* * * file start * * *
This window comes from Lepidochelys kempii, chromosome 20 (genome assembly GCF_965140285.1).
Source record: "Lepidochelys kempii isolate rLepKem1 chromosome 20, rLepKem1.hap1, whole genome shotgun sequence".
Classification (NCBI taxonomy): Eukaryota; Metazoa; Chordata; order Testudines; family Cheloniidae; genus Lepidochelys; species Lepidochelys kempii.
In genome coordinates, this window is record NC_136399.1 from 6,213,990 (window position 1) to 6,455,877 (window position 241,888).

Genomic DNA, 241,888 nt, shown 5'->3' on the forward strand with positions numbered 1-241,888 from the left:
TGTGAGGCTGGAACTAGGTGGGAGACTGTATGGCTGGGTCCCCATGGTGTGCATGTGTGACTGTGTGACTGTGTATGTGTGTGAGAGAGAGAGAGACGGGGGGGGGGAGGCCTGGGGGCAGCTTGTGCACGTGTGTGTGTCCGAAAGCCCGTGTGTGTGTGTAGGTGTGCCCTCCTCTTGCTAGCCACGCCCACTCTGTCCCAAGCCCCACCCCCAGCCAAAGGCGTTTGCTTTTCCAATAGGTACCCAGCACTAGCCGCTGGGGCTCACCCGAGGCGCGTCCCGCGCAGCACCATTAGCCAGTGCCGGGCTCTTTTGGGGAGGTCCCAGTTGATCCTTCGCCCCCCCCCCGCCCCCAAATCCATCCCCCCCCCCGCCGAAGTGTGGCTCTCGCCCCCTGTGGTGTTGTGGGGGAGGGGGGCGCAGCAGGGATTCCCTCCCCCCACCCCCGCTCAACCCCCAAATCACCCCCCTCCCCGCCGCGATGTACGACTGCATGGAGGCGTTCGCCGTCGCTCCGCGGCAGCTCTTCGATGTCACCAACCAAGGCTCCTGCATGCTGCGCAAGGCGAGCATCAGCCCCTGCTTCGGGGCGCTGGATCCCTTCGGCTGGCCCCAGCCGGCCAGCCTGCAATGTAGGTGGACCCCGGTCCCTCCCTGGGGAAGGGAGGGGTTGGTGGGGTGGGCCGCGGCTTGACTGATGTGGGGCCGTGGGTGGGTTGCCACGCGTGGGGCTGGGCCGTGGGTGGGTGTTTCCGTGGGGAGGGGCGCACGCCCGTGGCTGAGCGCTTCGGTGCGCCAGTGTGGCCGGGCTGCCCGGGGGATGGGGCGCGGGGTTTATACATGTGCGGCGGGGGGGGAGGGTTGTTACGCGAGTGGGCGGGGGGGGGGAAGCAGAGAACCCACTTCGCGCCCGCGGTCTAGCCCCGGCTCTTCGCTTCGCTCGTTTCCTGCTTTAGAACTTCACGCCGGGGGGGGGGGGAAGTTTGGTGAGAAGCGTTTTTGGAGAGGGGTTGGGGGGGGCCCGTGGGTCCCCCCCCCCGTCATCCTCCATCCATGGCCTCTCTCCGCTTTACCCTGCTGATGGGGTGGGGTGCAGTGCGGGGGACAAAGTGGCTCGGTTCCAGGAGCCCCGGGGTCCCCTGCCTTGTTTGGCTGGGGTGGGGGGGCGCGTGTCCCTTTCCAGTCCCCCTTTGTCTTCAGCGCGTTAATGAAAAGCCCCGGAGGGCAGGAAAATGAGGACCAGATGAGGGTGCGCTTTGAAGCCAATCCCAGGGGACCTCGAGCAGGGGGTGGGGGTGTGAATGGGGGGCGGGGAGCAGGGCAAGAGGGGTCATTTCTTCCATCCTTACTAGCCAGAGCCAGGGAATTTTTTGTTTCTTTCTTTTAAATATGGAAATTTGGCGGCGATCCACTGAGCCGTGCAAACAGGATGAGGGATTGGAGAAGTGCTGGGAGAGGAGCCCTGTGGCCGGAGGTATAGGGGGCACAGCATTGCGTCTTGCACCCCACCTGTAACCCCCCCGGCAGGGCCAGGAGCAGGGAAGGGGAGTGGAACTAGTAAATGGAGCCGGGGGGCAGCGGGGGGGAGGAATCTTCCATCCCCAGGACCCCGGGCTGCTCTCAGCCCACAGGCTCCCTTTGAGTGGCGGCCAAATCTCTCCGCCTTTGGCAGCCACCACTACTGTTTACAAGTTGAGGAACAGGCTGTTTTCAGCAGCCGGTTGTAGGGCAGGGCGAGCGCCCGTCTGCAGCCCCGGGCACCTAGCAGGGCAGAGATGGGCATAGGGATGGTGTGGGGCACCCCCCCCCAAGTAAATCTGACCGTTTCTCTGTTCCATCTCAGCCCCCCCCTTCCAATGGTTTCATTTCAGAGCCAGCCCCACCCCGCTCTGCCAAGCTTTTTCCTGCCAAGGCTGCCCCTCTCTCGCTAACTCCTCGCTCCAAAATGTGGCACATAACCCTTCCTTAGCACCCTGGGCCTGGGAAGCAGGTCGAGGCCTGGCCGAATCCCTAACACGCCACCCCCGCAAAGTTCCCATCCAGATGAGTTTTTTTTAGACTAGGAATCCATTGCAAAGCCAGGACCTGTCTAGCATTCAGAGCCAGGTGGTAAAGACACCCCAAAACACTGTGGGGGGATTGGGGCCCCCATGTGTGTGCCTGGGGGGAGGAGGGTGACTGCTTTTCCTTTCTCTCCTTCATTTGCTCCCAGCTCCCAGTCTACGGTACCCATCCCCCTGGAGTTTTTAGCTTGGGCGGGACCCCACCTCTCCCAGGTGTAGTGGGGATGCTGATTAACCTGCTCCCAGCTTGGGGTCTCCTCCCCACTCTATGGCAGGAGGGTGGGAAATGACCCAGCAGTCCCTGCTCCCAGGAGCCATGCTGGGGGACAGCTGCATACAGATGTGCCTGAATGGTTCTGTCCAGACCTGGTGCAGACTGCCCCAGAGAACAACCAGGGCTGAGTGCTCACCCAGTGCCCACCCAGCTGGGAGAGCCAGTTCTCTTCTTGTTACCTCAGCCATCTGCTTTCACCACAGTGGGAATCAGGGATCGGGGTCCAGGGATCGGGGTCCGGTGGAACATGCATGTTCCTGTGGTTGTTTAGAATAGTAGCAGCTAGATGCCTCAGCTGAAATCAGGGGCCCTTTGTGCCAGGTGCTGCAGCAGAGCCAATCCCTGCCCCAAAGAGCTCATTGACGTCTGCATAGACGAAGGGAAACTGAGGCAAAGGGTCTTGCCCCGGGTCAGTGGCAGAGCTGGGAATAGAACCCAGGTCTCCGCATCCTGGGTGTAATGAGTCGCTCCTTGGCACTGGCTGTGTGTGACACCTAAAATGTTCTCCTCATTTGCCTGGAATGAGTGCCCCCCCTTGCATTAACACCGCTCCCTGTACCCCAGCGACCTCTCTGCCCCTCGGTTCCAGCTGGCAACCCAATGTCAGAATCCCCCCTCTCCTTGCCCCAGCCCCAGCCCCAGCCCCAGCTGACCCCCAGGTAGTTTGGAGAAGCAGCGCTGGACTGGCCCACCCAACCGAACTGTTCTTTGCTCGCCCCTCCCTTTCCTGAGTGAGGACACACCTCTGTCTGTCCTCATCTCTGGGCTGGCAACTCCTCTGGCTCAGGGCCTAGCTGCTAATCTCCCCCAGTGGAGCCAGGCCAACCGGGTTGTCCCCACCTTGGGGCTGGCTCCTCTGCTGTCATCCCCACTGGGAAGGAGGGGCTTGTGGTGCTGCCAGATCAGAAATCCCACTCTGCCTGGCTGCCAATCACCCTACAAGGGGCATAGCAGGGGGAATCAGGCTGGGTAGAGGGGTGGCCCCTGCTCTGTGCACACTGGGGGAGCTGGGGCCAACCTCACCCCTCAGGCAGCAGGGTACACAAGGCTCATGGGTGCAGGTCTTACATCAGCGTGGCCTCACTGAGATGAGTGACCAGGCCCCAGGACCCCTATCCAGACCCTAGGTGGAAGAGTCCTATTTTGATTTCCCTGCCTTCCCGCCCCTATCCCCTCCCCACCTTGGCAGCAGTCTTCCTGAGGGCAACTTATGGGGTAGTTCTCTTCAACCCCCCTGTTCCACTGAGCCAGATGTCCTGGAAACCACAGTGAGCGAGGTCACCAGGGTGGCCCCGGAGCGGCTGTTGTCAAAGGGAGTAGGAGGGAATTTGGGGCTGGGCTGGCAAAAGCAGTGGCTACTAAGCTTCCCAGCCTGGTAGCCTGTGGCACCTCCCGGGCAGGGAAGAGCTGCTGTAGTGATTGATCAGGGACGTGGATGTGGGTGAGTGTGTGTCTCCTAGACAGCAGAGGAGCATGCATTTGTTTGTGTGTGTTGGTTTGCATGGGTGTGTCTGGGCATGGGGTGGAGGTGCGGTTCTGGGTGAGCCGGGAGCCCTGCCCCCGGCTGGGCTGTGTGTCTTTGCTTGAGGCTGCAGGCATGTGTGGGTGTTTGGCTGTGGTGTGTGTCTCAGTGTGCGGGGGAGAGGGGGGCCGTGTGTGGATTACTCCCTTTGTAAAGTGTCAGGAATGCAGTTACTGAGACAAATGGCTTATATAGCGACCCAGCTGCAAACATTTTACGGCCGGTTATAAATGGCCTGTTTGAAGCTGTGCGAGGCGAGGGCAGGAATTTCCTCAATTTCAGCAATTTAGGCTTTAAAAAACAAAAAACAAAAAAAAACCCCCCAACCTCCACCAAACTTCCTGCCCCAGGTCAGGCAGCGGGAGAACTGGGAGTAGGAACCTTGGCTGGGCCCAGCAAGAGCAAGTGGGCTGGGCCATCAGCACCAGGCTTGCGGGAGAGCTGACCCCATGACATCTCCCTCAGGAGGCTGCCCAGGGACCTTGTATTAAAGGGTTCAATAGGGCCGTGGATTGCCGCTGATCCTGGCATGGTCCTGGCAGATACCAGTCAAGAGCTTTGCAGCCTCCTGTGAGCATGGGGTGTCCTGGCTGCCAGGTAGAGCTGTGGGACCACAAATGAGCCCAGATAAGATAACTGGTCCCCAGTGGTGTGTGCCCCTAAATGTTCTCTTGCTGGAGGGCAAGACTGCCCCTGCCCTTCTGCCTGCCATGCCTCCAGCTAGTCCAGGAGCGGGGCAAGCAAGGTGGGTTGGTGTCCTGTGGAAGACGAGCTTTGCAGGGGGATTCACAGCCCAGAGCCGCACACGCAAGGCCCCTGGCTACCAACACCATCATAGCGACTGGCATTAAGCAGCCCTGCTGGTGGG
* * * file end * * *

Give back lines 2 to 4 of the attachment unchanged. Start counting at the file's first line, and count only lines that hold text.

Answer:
Source record: "Lepidochelys kempii isolate rLepKem1 chromosome 20, rLepKem1.hap1, whole genome shotgun sequence".
Classification (NCBI taxonomy): Eukaryota; Metazoa; Chordata; order Testudines; family Cheloniidae; genus Lepidochelys; species Lepidochelys kempii.
In genome coordinates, this window is record NC_136399.1 from 6,213,990 (window position 1) to 6,455,877 (window position 241,888).